Five years of occupation
WWP on Iraq
Published Mar 13, 2008 12:53 AM
The U.S. has now occupied Iraq for five years. This has been an unrelenting nightmare for the Iraqi people. It has also been U.S. imperialism’s worst military debacle. It has drained the living standards of the working class in the United States.
It has made some U.S. corporate owners very rich. It has killed 1 million Iraqis and destroyed the lives of tens of thousands of U.S. youth. It has turned 70 percent of the population against the war and the president. But the anti-war movement has not grown.
Only by holding onto those contradictory ideas at the same time, can we begin to understand what five years of occupation of Iraq has meant. Let’s look at them one at a time.
Before 1990 and the U.S.-imposed sanctions, Iraq was relatively affluent. Children didn’t go without food or medical care then. Sunnis and Shiites intermarried. But in 2003 the U.S. bombed its way into Iraq, promising a quick victory over Saddam Hussein and “democracy” for Iraq—while U.S. corporations prepared to take over Iraq’s oil wealth.
Since then, an estimated 1 million Iraqis have been killed and hundreds of thousands maimed. Nearly 5 million Iraqis are refugees, 2.5 million within Iraq and another 2.2 million in Syria and Jordan. According to U.N. reports, 43 percent of Iraqis live in abject poverty on less than one dollar a day; 60 percent to 70 percent of the workforce is unemployed; 70 percent of the population can’t get adequate supplies of drinking water; and 80 percent lack basic sanitation. Cholera epidemics now rage in nine of Iraq’s 18 provinces. Child mortality has risen sharply. Sectarian fighting—for which the occupation is responsible—makes daily life hell.
Yet for all the suffering the Pentagon unleashed upon the Iraqi civilians, the U.S. has lost the war. “Shock and awe” made Iraqis suffer but failed to make them submit. Instead, a resistance has endured that can only be described as heroic. This resistance, while not unified, has exposed the weaknesses of the Pentagon.
The big one facing recruiters right now is that insufficient numbers of U.S. youth are willing to volunteer as cannon fodder in their war of conquest. U.S. troops are stretched to the breaking point, forced to return for two and three combat tours. The generals wonder when the 158,000 still in Iraq will break.
The latest study shows the war costs $12 billion each month. The Bush gang had promised in 2003 that the whole war would cost $60 billion, and that this would be paid out of Iraqi oil revenues. One economist, adding in the future care of seriously wounded troops, says the war will cost U.S. taxpayers $3 trillion.
Not everyone has suffered. Dick Cheney’s Halliburton, Blackwater and some other companies got rich and are getting still richer. Big Oil makes record profits, playing with the oil shortfalls that have driven petroleum prices to $100 a barrel. When George W. Bush, speaking recently without a canned speech, dared to claim that the war was good for the economy, he was thinking about his partners in crime who own these industries.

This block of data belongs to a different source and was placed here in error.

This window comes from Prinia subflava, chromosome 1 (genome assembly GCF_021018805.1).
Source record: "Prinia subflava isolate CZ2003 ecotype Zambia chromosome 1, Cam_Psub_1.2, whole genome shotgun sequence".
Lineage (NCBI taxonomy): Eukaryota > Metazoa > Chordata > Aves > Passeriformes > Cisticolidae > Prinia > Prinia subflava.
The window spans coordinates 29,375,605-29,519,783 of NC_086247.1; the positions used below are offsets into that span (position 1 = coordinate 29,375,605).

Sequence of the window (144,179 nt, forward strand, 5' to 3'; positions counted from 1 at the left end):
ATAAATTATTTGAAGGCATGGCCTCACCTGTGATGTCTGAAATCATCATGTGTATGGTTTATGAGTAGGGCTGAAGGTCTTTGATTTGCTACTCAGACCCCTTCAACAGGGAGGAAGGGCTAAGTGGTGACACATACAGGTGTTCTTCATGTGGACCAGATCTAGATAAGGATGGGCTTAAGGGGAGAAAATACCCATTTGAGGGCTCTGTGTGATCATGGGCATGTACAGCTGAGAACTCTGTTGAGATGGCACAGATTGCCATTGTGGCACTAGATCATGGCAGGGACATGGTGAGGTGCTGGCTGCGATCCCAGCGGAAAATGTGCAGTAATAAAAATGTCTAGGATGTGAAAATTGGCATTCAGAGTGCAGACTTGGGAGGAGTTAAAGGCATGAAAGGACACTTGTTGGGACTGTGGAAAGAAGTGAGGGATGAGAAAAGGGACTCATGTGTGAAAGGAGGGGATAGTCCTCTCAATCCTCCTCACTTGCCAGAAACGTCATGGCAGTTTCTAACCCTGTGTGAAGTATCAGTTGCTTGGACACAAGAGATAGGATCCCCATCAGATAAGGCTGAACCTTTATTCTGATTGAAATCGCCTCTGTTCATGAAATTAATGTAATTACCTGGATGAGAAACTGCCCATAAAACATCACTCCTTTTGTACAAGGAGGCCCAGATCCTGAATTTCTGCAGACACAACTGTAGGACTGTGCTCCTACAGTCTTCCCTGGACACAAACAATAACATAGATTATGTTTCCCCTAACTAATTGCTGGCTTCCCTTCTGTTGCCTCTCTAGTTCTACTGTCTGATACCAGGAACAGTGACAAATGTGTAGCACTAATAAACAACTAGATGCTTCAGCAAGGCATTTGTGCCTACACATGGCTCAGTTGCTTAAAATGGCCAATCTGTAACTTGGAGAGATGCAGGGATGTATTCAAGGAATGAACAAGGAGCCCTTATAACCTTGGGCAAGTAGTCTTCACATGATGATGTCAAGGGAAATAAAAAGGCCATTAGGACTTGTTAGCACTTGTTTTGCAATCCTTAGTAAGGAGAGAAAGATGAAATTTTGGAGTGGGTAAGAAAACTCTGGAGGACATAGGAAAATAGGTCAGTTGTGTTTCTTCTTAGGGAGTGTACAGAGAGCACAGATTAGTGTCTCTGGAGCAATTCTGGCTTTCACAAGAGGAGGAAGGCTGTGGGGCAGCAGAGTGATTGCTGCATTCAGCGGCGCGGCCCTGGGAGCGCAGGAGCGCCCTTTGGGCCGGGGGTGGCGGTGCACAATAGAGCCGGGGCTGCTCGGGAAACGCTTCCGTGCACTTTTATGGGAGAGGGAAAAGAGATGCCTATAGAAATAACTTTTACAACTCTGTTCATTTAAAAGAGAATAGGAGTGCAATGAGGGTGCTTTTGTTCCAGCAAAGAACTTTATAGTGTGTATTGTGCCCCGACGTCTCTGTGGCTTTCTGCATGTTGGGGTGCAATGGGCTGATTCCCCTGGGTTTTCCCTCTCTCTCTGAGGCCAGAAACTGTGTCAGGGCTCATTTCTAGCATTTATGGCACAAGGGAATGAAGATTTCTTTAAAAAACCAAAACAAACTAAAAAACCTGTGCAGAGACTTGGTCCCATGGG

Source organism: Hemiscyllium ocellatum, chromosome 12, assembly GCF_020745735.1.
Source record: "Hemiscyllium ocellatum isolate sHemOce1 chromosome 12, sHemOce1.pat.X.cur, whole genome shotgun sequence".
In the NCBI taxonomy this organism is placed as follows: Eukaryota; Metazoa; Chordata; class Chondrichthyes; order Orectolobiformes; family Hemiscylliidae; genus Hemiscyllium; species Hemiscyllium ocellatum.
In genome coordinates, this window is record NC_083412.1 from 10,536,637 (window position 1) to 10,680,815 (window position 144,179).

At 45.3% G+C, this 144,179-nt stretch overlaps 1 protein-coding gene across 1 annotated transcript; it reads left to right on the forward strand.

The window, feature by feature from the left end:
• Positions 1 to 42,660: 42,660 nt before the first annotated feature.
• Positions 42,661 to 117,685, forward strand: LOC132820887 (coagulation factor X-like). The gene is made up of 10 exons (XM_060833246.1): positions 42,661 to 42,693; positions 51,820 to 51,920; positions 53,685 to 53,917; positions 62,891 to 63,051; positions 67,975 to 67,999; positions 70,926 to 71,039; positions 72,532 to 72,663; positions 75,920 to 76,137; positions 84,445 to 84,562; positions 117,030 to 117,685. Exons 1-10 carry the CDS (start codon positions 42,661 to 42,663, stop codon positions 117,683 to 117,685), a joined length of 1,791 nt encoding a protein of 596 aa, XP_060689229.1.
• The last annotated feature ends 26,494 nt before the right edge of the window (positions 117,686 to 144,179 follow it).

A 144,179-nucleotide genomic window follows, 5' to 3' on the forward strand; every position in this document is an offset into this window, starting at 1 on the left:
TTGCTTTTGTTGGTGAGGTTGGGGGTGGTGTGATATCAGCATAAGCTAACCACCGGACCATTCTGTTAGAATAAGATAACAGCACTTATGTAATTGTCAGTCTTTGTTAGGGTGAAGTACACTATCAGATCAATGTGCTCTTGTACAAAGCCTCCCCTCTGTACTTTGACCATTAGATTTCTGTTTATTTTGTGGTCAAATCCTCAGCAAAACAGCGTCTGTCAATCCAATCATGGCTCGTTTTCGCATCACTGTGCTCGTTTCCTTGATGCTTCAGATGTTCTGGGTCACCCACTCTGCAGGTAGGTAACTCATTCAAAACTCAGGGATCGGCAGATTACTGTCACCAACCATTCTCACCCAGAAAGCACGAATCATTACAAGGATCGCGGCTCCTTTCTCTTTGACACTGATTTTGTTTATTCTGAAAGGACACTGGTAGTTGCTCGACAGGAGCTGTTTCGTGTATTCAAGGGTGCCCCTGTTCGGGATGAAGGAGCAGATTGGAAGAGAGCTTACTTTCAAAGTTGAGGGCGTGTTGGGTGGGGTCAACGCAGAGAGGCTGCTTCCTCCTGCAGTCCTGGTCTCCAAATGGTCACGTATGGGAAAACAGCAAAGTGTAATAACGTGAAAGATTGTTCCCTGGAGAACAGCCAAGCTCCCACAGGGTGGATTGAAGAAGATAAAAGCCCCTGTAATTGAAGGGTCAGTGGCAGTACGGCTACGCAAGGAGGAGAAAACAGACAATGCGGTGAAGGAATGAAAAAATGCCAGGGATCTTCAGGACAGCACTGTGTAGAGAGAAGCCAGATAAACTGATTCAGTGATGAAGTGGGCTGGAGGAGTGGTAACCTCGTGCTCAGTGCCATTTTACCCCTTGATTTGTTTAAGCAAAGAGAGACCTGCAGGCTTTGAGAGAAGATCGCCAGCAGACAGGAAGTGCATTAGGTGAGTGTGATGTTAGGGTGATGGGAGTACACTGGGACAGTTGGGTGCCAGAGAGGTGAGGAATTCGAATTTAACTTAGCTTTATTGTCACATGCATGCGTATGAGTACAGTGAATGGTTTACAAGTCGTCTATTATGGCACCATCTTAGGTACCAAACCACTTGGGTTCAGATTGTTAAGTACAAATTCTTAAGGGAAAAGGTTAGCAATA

Iraqi death and suffering defies mere words. But to add to the toll, the U.S. stepped up its air strikes sixfold in 2007. It doubled the number of Iraqis held in captivity. Anti-war activists and experts meeting in Berlin March 7-9 concluded that the U.S. occupation has brought “chaos” to Iraq. There is no doubt that in a just world the U.S. corporations behind this war would have to pay immeasurable reparations to the Iraqi people.
U.S. troops were dying somewhat less frequently toward the end of 2007. The generals claimed success for the “surge.” But the news on March 10 was that two bombs had killed eight U.S. troops in one day. Besides the 4,000 killed in combat, at least another 30,000 are severely wounded, and tens of thousands more live in psychic pain.
These extreme sacrifices for imperial conquest are limited to a narrow section of the population, those who “volunteer”—usually out of economic necessity. With Iraq now out of the headlines and off the top of television news, the anti-war movement has slowed down. The exception is the movement of Iraq veterans and active duty troops who are exposing this war’s crimes at the Winter Soldier hearing in Washington March 13-16.
In addition, polls show that 70 percent of the population think the war must end as soon as possible and a majority believe the war has wrecked the economy. They also look to the elections to resolve this horrible situation, which has been a damper on initiative and militancy.
The record is grim after five years. There are no heroes except the Iraqis who keep resisting the occupation. They have humbled the most powerful military in human history. After five years the first step in resolving Iraq’s nightmare remains the same: U.S. out of Iraq now!